Just this past week, Pepper had to be put down.  We have not gotten to tell Sasha yet.  In Pepper’s 16.5 years with our family, some of the best times were when Sasha was with us.  That little dog made all the difference in our hosting experience with Sasha and, I believe, in his life as well. 

Thank you little Pepper for leading the way and showing an orphan unconditional love in the purest form.  Thank you God for using a little animal to change in the life of a hurt boy and our family!

The Son is the image of the invisible God, the firstborn over all creation. 
For in him all things were created: things in heaven and on earth, visible and invisible, whether thrones or powers or rulers or authorities; all things have been created through him and for him.
He is before all things, and in him all things hold together.

Colossians 1:15-17 (NIV)

 

A little clip of S & Pepper on our first full day at home and 1 week later on Christmas

Hosting Reflection #29–Unexpected Opportunities in Unanswered Prayer

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“Pray for no rain!” is always what they say around my church when it’s time for an outreach event.  Last Saturday, I volunteered at our Easter outreach, where its expected that thousands of people will visit the church to have fun with their kids for the holiday.  There’s always lots planned indoors and outdoors… which means the weather is usually a factor in the ‘success’ of the event. 

3 years of God’s provision!

Every time there’s an event like this, the church and especially the planning team make it a point to pray for no rain.  This way more people will be willing to come, be welcomed to the church, enjoy their time with their family, and possibly be introduced to Jesus.  And honestly, at some huge events, there has been miraculous proof that God stopped rain and gave us an awesome day for the outreach.  See the video-

But what happened this time? It rained.  A nice cold cold windy rain.  Not just for a little while, but for most of the event.  I was so blessed (insert sarcasm) to be stationed outside… I was supposed to be helping the little kids explore a real ambulance with an EMT in the middle of the parking lot.  I was scheduled to be out there for 3 hours, but within 30 minutes, the EMT wanted to shut it down and go inside.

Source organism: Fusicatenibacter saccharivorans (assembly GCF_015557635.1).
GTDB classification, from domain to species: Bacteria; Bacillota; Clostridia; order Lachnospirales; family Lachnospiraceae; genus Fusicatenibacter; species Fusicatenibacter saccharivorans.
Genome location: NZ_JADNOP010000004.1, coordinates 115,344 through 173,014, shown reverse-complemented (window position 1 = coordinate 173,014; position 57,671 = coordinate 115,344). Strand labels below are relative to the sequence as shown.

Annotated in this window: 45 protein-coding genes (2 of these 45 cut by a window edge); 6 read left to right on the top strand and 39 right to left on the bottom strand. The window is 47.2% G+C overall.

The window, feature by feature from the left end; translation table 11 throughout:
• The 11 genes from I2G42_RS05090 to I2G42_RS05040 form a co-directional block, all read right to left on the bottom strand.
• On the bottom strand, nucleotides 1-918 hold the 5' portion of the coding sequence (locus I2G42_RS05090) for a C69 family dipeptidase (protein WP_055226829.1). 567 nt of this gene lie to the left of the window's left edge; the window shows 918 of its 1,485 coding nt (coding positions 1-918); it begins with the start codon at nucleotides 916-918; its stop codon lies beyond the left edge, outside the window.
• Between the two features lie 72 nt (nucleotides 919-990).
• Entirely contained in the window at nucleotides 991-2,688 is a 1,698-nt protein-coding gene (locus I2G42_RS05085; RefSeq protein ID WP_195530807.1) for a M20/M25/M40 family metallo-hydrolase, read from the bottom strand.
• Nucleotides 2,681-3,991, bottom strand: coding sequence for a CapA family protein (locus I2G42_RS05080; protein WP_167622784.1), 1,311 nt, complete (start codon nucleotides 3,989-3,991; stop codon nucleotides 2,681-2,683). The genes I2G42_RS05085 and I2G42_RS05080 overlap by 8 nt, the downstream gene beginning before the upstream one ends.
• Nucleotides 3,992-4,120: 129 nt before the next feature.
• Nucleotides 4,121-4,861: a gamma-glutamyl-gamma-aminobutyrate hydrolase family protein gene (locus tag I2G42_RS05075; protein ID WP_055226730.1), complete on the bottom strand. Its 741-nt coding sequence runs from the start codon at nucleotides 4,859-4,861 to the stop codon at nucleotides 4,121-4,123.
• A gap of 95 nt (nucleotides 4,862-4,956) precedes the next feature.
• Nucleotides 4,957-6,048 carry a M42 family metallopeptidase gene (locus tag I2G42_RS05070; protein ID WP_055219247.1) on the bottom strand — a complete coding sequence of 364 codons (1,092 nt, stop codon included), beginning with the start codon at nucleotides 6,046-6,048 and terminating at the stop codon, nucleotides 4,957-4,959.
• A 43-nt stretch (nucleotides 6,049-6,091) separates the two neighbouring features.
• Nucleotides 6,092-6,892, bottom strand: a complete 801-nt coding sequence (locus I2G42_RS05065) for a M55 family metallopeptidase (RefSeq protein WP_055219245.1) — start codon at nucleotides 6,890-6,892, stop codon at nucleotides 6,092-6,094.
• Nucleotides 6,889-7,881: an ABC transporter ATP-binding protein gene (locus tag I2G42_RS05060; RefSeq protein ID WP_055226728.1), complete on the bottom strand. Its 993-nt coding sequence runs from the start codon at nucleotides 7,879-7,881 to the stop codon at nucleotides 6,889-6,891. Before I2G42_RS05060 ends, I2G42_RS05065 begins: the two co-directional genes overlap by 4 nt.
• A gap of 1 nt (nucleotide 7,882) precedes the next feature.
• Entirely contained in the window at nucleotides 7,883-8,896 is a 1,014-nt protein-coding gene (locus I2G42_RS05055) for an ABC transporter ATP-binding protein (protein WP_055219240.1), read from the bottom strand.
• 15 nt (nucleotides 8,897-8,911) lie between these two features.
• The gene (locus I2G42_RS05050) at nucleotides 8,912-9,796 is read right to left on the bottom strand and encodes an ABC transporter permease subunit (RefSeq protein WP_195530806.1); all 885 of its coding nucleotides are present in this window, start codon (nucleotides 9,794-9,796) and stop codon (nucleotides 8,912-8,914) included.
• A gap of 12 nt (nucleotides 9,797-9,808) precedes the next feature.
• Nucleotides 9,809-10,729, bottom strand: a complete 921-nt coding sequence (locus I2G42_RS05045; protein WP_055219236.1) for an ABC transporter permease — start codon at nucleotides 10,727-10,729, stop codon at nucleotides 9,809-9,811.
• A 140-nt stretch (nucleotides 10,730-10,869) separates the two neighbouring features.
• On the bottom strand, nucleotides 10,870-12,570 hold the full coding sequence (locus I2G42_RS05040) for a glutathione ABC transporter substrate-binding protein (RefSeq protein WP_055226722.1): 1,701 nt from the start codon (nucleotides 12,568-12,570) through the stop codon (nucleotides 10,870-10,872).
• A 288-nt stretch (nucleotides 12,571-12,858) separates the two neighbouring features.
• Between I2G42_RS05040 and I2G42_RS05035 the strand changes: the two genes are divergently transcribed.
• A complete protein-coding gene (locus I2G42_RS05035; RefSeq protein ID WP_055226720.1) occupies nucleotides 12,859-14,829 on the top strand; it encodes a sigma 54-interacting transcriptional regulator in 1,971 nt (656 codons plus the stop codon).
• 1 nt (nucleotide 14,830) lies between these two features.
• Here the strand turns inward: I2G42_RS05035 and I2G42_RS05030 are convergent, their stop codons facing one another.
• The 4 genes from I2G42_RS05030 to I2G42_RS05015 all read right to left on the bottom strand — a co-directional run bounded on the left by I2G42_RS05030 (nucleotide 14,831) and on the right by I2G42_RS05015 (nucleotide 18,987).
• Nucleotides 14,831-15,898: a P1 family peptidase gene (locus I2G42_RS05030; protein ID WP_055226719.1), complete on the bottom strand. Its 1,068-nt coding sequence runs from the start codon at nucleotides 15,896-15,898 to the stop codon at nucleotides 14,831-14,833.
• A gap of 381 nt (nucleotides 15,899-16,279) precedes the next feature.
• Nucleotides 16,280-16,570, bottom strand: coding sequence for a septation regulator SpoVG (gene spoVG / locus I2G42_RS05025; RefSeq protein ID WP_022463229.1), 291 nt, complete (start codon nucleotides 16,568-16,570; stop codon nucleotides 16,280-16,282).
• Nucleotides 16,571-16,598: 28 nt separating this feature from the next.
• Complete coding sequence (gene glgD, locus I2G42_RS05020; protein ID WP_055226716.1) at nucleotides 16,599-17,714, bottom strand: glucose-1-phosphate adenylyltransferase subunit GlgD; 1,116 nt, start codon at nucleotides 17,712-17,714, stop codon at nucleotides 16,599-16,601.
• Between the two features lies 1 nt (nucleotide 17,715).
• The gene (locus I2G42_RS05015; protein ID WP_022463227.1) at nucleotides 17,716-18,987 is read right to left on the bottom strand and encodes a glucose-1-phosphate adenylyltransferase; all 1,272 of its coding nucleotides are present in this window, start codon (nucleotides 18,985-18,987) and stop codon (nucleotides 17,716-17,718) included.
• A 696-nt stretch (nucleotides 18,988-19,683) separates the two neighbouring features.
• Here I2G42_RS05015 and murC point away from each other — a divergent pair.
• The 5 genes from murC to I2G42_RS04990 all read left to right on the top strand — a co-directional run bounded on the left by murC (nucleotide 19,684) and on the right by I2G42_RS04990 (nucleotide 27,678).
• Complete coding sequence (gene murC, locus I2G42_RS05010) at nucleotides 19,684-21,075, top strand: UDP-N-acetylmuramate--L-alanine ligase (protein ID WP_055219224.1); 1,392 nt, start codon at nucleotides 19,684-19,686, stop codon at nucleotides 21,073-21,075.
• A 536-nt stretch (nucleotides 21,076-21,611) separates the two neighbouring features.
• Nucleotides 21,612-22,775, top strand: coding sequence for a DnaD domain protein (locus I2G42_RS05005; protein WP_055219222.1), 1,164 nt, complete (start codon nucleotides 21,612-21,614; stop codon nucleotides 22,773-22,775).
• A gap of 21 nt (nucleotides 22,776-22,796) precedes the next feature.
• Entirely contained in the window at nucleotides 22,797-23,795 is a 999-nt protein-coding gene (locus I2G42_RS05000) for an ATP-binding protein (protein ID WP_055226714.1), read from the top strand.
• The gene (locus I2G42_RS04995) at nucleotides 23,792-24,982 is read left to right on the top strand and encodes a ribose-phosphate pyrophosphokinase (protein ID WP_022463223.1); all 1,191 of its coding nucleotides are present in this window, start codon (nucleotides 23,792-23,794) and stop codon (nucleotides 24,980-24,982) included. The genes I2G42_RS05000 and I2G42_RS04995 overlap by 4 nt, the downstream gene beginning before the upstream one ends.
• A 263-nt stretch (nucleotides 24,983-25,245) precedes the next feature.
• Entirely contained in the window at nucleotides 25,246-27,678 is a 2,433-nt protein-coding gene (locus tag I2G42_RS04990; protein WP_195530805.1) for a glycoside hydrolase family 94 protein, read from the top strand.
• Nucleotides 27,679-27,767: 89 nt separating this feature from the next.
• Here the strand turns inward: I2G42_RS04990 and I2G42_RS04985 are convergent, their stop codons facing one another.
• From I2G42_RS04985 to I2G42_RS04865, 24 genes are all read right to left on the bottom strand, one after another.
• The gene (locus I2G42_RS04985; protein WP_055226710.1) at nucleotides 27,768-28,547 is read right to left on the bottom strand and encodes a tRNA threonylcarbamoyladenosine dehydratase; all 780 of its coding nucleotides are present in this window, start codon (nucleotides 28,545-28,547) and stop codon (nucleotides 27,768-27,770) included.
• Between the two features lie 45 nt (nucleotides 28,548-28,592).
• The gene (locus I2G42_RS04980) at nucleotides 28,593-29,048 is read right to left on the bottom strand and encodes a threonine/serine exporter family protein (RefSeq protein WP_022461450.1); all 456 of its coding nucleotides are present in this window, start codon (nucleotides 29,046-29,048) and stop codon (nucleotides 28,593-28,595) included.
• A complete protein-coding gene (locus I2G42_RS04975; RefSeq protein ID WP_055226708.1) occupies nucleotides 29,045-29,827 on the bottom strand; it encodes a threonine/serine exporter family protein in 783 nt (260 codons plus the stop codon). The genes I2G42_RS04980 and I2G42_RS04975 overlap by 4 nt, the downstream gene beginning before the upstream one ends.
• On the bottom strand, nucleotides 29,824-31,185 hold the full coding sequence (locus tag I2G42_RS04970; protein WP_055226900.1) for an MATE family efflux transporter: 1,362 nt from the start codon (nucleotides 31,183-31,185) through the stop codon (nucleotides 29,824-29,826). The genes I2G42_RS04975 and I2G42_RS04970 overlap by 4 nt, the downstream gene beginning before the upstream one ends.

So, I followed her lead and went inside. I liked it much better where it was warm, dry, and there was no chilling wind cutting through my layers.  After just a few minutes of being inside trying to warm up, I began to wonder what I was supposed to do for the rest of my time.  What’s the point of being here?  Could I just go home?  I didn’t want to sit for the rest of my time. 

So, after a while, I went back outside to see if people were still around.  Surprisingly there were still lots of families with their children coming inside, dodging the rain, and hanging out under the church’s awning with their kids waiting to see some other vehicles. 

There were some more volunteers who had not given up so easily and were toughing it out for the kids, getting wet in the rain.  The church had some umbrellas, but they were nowhere to be found at the time.  I brought 2 with me, so I ran out to my car and brought them back to share with the volunteers.   They were so grateful. 

I hung around a little more, tried to warm up, then went back outside to still see lots of families still cowering from the rain because their kids wanted to see the school bus and fire truck so bad. 

By then, the umbrellas had mysteriously appeared and I knew I could put them to good use.  I thought of the times the parking lot and door greeters would walk ladies from their cars to the church with an umbrella when it rained.  I grabbed the biggest one I could find and found the closest person around who looked fearful of jumping into the rain.